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Thank you very much, Prime Minister [of New Zealand, Jacinda Ardern]. It is a pleasure to be here – literally on the other side of the world. But for us, the European Union, New Zealand is such a close partner and friend. As you say, we share all our values; we also share an interest in the rules-based international order on trade, on supporting the UN system, on fighting climate change, on sustainable development, on everything. We are really, really like-minded partners and friends.
So it is a pleasure to be here and I am sure that this visit will strengthen even further our cooperation, relaunch with full energy our trade negotiations that are going already very well, but also explore all other areas for increasing cooperation between us. As you said, we are living in times where we need to recognise partners that share the same approach. A policy based on values is still something that people need. I think both the European Union and New Zealand are there for that. Thank you for your leadership.
Q: As you mentioned this afternoon, we haven’t had a High Representative visit New Zealand before. What should we read into the timing of your visit here?
This has been an exceptional year for New Zealand-EU relations. It is true, I am the first High Representative visiting, but I am the fourth Commissioner visiting in the last 6 months. And this shows the fact that our cooperation covers many different fields, beyond foreign policy and security and defence. The intensity of our cooperation has grown incredibly. And as the Prime Minister mentioned, we live in times where friends need to recognise each other and strengthen ties, because this is beneficial not only for the two of us, but also for the rest of the world. To recognise that there is a network of like-minded countries that uphold an international agenda based on rules, where difference between big and small nations is not important, but where rules are valid for all as a guarantee of a fair system. I think it is not a coincidence that I am here right now. And our intention is to strengthen even further cooperation with New Zealand.
Q: Does the uncertainty around the US position on free trade and security elevate the importance of the EU as a global leader?
It is not for me to say. But for sure the European Union has its own limits; we are complex; sometimes we are slow; sometimes being slow allows you to reflect on the things that you are doing. But one thing is for sure: with the European Union you will always have a reliable, predictable, solid partner. You might like it or not, but some things we say to our partners, especially in relation to human rights and rule of law, are not always particularly welcome. They are sometimes difficult – not here, here we are completely like-minded. But with the European Union you know what you get. I believe that in times of uncertainty, in times of turbulences, this is appreciated. Yes, the EU is a big and heavy machine and a complicated complex - but complexity is part of life and being complex sometimes helps understanding complexity of problems and is helping to solve them –, but we are definitely reliable and you will always know where we stand. We stand for multilateralism, free trade, international cooperation, win-win solutions and good friendship with countries like New Zealand that share the same set of values and principles as we do.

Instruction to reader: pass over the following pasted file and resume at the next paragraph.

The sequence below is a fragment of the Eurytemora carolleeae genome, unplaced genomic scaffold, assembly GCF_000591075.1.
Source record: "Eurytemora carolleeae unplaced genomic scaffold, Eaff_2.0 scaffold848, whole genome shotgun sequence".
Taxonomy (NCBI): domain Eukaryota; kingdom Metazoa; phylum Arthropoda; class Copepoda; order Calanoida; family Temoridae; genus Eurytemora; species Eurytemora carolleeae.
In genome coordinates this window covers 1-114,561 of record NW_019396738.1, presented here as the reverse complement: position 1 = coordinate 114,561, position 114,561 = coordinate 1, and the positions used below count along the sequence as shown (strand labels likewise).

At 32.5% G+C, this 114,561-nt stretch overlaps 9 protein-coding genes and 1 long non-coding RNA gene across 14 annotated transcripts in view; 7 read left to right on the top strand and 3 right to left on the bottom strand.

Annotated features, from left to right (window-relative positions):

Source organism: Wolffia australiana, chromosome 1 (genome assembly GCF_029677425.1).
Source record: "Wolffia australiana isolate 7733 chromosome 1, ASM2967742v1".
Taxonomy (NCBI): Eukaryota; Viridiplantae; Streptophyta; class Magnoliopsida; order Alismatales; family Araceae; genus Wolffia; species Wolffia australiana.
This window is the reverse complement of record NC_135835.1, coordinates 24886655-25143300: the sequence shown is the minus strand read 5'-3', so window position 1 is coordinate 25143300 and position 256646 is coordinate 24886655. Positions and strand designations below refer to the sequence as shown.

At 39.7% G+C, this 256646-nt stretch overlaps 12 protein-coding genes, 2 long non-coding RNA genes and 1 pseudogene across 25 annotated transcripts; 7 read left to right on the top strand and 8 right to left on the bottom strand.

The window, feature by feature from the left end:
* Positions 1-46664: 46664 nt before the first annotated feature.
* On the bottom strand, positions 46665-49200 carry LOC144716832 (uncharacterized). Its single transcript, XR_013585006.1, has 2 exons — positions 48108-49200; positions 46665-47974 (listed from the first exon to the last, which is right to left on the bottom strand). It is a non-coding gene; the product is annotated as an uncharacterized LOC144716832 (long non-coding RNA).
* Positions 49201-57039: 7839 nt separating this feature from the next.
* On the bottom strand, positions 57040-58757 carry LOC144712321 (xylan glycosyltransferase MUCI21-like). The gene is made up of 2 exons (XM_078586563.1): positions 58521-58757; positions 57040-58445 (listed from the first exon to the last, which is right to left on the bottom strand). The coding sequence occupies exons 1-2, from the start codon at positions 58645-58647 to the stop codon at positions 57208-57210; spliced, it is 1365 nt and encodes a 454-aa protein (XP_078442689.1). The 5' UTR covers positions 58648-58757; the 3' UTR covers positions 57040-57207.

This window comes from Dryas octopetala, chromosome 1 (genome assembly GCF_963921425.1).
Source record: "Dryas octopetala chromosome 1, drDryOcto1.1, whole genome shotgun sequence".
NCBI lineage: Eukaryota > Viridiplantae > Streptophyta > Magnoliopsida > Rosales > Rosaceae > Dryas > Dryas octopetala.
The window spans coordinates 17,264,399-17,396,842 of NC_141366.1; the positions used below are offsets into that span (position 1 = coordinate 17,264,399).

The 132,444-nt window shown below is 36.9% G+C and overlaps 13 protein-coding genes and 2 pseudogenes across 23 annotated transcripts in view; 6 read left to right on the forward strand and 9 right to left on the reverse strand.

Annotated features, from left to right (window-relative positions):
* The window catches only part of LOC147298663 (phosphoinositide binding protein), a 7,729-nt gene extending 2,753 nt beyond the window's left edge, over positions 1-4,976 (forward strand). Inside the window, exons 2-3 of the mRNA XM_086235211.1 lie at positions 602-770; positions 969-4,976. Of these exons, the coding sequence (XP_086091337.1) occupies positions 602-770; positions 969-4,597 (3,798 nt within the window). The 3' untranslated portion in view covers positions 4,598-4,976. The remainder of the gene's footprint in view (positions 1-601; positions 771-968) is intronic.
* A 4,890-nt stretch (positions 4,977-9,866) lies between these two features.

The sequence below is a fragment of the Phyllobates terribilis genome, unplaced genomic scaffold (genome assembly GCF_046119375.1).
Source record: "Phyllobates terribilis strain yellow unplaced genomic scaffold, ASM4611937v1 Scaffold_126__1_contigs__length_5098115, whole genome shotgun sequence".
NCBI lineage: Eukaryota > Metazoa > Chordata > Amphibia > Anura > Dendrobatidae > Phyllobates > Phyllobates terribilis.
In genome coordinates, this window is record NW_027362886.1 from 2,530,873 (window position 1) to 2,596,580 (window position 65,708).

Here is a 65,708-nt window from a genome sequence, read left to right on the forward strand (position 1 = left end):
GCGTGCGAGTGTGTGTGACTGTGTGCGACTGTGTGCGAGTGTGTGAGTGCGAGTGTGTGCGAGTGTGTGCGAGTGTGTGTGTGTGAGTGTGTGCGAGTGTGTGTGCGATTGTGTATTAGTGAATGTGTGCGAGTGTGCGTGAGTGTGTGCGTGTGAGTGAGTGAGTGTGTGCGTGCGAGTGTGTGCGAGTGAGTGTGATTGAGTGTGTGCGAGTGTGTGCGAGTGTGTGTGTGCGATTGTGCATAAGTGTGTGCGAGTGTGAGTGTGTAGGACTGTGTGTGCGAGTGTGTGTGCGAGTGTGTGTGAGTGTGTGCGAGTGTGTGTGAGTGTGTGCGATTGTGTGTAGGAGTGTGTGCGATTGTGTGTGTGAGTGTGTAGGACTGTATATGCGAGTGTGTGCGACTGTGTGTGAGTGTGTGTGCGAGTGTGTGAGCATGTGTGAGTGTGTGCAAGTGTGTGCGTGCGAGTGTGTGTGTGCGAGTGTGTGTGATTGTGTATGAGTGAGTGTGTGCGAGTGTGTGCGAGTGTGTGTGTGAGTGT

Q: Could you explain to us, in principle, why the EU wants New Zealand to split its current quotas between the EU and the UK?
I was surprised that I was not getting any UK related question so far. In the context of negotiations with the UK on their decision to leave the EU, we are also looking at the consequences this has on the issues that relate to our relations with third countries and partners. And this relates also to the issue you mentioned. We are determined to address this, first of all, in consultation with our partners - and this has only started – and secondly, in the context of the WTO [World Trade Organisation]. Because when we say we want to uphold the rules-based system, this is particularly true for trade. So we are looking at ways in which there will be nothing less and nothing more, but simply a reasonable way to manage a new situation that is to come in more or less one year's time – March next year. But this is a conversation we will have bilaterally and in the context of the WTO in the coming months, because we want to have the smoothest possible management of the situation.
Q: Could you describe the plans the EU has to increase its presence in the Pacific? Particularly, in collaboration with New Zealand's specifically, as we see more non-traditional donors like China.
During this visit I have discussed with both the Foreign Minister [Winston Peters] and the Defence Minister [Ron Mark] – and I very much look forward to discuss this with the Prime Minister - the possibility of increasing our cooperation when it comes to climate change, the oceans, when it comes to the link between climate change and security - which is something we both recognise as top priority and there is not many others in the world that take this approach - , but also development cooperation. We do a lot in the Pacific, as New Zealand does. And doing things together might amplify the impact of what we do. And also, obviously, on security issues approached in a non-traditional way – it can be cyber, it can be maritime security - we see a potential for doing more together.
Link to the video: https://ec.europa.eu/avservices/video/player.cfm?ref=I159448